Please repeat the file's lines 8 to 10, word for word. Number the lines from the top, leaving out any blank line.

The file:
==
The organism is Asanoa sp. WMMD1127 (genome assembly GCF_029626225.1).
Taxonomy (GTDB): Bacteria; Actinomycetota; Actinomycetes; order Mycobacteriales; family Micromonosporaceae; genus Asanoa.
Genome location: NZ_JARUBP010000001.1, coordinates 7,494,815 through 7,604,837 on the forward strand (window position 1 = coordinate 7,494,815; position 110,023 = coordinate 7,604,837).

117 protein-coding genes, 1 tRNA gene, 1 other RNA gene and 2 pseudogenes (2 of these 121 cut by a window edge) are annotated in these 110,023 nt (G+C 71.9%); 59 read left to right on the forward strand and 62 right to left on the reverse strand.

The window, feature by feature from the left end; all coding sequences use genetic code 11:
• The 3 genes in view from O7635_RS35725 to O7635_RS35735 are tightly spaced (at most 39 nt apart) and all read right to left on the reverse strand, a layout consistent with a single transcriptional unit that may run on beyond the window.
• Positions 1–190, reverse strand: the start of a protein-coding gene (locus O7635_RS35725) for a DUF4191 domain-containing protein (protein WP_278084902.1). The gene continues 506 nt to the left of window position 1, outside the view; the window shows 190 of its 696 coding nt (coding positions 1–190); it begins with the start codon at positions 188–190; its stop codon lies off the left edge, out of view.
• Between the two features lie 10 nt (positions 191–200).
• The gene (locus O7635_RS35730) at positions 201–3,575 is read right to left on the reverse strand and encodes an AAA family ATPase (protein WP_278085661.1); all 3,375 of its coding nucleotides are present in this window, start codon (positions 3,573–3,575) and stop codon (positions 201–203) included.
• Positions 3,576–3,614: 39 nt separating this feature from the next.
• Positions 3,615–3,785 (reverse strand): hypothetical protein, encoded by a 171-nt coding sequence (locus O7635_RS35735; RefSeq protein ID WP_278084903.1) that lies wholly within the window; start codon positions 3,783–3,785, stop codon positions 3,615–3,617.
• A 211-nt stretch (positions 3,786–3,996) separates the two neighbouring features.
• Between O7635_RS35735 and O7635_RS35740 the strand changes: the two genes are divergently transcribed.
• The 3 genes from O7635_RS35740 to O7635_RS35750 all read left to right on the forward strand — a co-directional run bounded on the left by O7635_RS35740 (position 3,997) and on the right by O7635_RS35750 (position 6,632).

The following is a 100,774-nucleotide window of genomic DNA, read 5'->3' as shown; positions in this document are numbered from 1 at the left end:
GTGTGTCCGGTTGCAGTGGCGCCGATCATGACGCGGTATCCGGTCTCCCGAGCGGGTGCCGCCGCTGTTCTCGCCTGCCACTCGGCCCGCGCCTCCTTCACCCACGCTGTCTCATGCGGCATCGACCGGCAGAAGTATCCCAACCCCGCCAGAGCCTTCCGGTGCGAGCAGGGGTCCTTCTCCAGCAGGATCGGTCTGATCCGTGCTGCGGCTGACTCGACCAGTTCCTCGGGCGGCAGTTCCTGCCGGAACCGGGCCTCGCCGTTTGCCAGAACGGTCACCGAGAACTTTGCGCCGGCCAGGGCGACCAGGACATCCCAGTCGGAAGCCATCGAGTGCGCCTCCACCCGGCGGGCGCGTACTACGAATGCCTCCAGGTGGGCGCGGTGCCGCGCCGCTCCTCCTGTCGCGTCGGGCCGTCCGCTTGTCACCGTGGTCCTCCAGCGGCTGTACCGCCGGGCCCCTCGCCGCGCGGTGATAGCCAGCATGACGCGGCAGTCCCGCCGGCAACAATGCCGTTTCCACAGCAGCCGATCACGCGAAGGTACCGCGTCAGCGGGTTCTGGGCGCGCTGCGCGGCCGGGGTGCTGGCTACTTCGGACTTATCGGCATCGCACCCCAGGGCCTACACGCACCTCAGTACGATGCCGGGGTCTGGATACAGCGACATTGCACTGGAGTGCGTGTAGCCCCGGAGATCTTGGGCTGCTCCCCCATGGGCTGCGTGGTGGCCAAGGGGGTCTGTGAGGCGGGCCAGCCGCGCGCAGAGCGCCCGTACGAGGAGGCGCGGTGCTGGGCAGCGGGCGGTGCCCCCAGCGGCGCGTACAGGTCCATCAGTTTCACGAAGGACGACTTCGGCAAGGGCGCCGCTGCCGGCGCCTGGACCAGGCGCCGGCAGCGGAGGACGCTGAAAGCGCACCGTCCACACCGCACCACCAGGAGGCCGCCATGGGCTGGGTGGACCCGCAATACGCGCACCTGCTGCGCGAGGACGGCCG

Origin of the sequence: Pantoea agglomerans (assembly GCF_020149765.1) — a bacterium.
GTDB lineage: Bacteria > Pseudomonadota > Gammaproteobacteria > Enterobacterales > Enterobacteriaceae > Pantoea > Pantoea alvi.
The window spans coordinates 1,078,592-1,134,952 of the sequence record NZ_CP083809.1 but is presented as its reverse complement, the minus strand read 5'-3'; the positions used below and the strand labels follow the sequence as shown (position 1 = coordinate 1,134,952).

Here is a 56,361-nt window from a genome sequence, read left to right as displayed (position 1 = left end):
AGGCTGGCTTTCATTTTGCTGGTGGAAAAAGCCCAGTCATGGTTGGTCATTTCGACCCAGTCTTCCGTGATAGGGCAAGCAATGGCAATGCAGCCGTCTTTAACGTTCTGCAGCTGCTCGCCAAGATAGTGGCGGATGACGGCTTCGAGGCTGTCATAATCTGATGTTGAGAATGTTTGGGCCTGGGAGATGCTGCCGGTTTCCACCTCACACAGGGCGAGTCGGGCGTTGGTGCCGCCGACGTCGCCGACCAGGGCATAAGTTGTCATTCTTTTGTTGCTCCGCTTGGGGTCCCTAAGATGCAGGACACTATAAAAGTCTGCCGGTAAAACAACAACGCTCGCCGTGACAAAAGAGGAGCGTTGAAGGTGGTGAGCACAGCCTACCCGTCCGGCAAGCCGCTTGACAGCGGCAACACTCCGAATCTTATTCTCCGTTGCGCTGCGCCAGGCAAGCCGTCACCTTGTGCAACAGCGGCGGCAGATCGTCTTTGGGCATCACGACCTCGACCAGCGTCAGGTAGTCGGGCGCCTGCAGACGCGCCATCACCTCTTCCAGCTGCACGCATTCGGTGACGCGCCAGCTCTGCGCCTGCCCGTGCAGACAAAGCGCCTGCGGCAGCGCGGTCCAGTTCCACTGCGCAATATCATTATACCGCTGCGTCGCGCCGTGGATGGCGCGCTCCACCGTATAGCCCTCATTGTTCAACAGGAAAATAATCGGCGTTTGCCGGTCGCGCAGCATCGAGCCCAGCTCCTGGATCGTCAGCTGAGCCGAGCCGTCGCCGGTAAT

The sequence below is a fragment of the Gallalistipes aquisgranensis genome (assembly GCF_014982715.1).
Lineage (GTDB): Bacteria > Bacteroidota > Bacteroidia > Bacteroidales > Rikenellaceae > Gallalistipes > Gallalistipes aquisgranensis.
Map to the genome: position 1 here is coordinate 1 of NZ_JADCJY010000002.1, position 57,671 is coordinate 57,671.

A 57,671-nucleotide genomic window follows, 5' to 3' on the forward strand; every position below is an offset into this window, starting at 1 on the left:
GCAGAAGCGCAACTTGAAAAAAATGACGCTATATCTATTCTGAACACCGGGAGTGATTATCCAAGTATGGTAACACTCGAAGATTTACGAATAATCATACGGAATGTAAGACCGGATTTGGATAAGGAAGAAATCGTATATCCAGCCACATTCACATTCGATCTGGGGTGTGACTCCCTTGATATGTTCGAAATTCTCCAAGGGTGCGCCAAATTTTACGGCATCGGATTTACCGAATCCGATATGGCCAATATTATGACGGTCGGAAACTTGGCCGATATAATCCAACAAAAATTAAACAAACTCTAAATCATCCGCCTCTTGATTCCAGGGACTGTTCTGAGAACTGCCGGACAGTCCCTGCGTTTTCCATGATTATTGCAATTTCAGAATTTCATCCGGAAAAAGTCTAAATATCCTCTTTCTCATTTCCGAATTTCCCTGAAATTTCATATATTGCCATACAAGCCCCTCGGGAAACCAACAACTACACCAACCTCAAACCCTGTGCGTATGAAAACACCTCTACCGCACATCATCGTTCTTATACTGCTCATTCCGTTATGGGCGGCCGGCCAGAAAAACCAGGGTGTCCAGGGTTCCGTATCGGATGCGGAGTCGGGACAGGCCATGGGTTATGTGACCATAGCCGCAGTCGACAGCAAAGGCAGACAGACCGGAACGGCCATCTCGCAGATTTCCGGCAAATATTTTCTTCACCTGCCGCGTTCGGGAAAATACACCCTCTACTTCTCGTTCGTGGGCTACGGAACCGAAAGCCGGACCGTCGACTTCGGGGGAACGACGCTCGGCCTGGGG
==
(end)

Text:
• Between the two features lie 10 nt (positions 191–200).
• The gene (locus O7635_RS35730) at positions 201–3,575 is read right to left on the reverse strand and encodes an AAA family ATPase (protein WP_278085661.1); all 3,375 of its coding nucleotides are present in this window, start codon (positions 3,573–3,575) and stop codon (positions 201–203) included.
• Positions 3,576–3,614: 39 nt separating this feature from the next.